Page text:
What the research says

The psychology of clowning is now offered as an expressive wellness program in hospitals (Miller Van Blerkom, 1995; Pendzik & Raviv, 2011; Dionigi, Sangiorgi, & Flangini, 2013; Adams, n.d.), addiction recovery centers (Gordon, Shenar, & Pendzik, 2018), correctional facilities (Carp, 1998), mental health facilities (Roy, 2009), and schools (J. Turner, class communication, 2014; Proctor, 2013).  As a school of thought, it is based on the healing power of play for adults and children, humour, and dramatic reality.

Play is typically seen in mainstream western culture as exclusively in the realm of childhood (Rieber, Smith, & Noah, 1998).  However, in more traditional earth based cultures, learning, socializing, and play tend to be more linked (Miller, 1996) and often continue smoothly into a playful adulthood (Pelligrini, Dupuis, & Smith, 2007).  Ashley Montagu (1989) calls this neoteny, or the “retention into adult life of those human traits associated with childhood” (p.1).  These include curiosity, “imaginativeness; playfulness; open-mindedness; willingness to experiment; flexibility; humor; energy; receptiveness to new ideas; honesty; eagerness to learn; and perhaps the most pervasive and the most valuable of all, the need to love” (p. 2).

Humour cultivates flexibility, resilience, and courage (Schuztman, 2006; Ardley, 1967; Moran & Massam, 1997).  Humour is also a way to access deep and painful emotions while honouring interconnection and community harmony (Fagan, 2009; Hayden Taylor, 2006).

In Dramatic reality, or a real but not real space, things that “can’t” happen in real life occur in a doubled version, with the insight and affective expansion (O’Neill, 1995; Morgan & Saxton, 1987) in the dialogue and playful experimentation between the two (Bolton, 1979; Butler, 2015).

References

Adams, P. (n.d.). Humour and love: The origination of clown therapy. Postgraduate Medical Journal.  Retrieved from https://www.ncbi.nlm.nih.gov/pmc/articles/PMC1742451/pdf/v078p00447.pdf.

Ardley, G. (1967). The role of play in the philosophy of Plato. Philosophy, 42(161), 226-244

Bolton, G. (1979). Towards a theory of drama in education.  London, England: Longmans.

Butler, J. (2015). Playing with reflection in drama therapy education. In E. Vettraino & W. Linds, (Eds.), Playing in a house of mirrors: Applied theatre as reflective practice (pp. 109-122)Rotterdam, the Netherlands: Sense Publishers.

Carp, C. E. (1998). Clown therapy: The creation of a clown character as a treatment intervention.  The Arts in Psychotherapy, 25(4), 245-255.

Dionigi, A., D. Sangiorgi, & R. Flangini.  (2013).  Clown intervention to reduce preoperative anxiety in children and parents: Controlled trial.  Journal of Health Psychology, 18(1).

Fagan, K. (2009). Weesageechak meets the Weetigo: Storytelling, humour, and trauma in the fiction of Richard Van Camp, Tomson Highway, and Eden Robinson. SCL, 34(1). Retrieved from https://journals.lib.unb.ca/index.php/scl/article/view/12387/13262.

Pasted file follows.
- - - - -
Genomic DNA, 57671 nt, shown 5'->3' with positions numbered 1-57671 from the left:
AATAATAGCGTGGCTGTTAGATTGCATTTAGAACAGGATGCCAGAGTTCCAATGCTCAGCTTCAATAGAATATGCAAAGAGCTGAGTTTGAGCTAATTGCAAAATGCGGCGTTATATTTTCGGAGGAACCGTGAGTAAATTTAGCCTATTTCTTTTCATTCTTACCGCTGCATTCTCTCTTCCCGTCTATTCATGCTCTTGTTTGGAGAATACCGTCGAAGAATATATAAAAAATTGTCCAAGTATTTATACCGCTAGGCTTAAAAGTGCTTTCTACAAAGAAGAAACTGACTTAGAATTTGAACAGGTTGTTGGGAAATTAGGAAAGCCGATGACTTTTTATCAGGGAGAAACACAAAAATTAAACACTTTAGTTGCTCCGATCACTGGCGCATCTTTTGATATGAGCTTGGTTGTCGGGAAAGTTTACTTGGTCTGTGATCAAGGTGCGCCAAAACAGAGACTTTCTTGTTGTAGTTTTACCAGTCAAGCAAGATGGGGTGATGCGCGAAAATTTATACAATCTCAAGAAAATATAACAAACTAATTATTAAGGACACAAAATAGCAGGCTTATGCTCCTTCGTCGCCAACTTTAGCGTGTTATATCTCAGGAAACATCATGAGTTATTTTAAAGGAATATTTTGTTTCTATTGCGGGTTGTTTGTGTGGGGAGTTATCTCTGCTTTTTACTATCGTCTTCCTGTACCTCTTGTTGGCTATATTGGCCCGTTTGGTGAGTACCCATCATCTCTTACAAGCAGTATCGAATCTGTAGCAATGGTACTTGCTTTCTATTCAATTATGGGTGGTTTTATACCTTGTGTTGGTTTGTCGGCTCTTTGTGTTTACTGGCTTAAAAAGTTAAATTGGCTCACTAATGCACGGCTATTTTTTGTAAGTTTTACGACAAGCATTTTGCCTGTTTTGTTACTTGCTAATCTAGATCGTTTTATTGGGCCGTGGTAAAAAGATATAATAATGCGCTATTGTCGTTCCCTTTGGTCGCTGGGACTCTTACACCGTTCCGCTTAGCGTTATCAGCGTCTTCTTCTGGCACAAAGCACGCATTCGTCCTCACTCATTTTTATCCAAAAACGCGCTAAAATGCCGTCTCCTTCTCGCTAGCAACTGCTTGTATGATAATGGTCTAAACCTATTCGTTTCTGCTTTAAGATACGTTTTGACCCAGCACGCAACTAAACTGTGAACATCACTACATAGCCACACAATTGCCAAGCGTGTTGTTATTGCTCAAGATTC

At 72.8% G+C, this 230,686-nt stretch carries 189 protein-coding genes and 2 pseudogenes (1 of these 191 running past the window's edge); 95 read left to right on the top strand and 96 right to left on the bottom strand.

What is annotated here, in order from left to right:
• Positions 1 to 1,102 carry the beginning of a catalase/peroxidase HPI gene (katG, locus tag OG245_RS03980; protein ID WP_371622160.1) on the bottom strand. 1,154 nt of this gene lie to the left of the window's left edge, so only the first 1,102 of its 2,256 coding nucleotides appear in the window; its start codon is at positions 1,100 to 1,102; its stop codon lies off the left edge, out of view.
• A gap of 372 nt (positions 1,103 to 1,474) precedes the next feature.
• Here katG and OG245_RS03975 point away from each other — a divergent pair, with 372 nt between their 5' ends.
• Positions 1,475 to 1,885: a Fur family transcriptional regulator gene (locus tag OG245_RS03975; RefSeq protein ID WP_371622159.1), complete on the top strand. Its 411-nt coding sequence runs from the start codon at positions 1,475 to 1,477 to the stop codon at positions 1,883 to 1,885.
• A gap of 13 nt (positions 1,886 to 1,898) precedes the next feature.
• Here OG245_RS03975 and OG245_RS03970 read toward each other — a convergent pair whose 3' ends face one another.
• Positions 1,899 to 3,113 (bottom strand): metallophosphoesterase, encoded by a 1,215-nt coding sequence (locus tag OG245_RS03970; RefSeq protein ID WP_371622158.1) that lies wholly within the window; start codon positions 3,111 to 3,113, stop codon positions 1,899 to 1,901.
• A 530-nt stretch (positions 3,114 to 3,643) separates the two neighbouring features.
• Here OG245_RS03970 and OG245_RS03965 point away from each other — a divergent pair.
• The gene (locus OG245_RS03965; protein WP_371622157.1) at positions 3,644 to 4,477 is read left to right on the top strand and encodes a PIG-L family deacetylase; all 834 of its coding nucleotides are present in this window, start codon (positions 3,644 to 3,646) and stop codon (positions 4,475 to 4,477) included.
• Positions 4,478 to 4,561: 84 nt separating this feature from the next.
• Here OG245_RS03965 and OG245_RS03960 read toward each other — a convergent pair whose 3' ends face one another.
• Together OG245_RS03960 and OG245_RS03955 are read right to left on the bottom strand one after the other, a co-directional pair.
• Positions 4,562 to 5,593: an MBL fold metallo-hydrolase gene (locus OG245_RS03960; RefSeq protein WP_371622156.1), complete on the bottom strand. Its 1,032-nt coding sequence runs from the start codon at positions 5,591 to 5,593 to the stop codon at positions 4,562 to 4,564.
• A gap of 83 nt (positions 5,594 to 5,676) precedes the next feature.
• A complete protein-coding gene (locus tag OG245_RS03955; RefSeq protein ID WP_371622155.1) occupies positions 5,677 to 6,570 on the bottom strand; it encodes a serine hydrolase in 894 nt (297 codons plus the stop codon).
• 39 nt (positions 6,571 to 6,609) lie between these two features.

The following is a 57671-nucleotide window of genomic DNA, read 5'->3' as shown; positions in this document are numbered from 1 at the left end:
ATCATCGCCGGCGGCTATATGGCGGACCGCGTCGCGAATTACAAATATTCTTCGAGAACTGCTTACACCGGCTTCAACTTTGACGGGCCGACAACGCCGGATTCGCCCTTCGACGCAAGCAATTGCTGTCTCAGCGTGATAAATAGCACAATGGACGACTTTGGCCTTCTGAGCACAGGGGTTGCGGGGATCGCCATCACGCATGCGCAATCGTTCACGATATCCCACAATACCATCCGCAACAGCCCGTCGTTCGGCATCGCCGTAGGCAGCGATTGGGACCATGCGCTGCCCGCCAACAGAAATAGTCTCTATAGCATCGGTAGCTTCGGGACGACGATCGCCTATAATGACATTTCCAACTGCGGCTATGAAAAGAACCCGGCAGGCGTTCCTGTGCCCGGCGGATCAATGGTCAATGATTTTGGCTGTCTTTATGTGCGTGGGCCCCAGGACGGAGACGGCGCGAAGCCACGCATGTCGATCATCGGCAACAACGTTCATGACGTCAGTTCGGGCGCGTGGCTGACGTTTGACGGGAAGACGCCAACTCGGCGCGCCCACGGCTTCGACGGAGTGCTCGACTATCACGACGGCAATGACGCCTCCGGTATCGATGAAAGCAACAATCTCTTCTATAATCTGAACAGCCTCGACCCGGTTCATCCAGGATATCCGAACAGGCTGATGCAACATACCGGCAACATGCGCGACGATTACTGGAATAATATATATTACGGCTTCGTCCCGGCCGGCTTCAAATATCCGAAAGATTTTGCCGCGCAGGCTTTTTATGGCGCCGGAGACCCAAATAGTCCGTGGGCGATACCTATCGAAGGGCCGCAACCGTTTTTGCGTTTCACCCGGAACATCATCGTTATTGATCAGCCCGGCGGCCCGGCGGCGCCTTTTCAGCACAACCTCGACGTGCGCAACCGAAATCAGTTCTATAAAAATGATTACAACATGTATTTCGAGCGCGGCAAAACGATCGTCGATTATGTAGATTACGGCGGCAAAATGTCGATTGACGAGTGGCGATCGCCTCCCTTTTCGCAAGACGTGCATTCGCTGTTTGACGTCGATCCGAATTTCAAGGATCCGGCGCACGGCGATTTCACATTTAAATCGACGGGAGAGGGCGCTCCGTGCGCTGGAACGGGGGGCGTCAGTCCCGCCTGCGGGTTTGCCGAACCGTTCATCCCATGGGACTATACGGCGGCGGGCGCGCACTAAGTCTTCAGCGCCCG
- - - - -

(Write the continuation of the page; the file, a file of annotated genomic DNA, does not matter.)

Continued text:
Gordon, J., Shenar, Y., & Pendzik, S. (2018). Clown therapy: A drama therapy approach to addiction and beyond. The Arts in Psychotherapy, 57(A1-A2), 88-94.

Miller, J.R.  (1996).  Shingwauk’s vision: A History of native residential schools.  Toronto: University of Toronto Press.

Miller Van Blerkom, L.  (1995).  Clown doctors: Shaman healers of Western medicine.  Medical Anthropology Quarterly, 9(4), 462-475.

Montagu, A. (1989). Growing young. New York, NY: Bergin and Garvey Publishers.

Moran, C., & Massam, M. (1997). An evaluation of humour in emergency work. The Australasian Journal of Disaster and Trauma Studies, 3. Retrieved from http://trauma.massey.ac.nz/issues/1997-3/moran1.html

Morgan, N., & Saxton, J. (1987). Teaching drama: A mind of many wonders.  Portsmouth, NH: Heinemann.

O’Neill, C. (1995). Drama worlds: A framework for process drama. Portsmouth, NH: ELT.

Pelligrini, A.D., Dupuis, D., & Smith, P.K.  (2007).  Play in evolution and development in Developmental Review, 27, 261-276.

Pendzik, S. & Raviv, A.  (2011).  Therapeutic clowning and drama therapy: A family resemblance.  The Arts in Psychotherapy, 38(4), 267-275.

Proctor, S. (2013). The archetypal role of the clown as a catalyst for individual and societal transformation. (Unpublished master’s thesis).  Concordia University, Montréal, QC.

Rieber, L.P., Smith, L. & Noah, D.  (1998).  The value of serious play in Educational Technology, 38(6), 29-37.

Roy, J.  (2009).  Clowning within Drama Therapy.  Group sessions: A Case study of a unique recovery journey in a psychiatric hospital.  (Unpublished Masters thesis).  Montreal: Concordia University.

Schutzman, M. (2006). Joker runs wild. In J. Cohen-Cruz, & M. Schutzman (Eds.), A Boal companion: Dialogues on theatre and cultural politics (pp. 133-145). New York: Routledge.

Taylor, D.H. (Ed.) (2006). Me funny. Madeira Park, BC: Douglas and MacIntyre.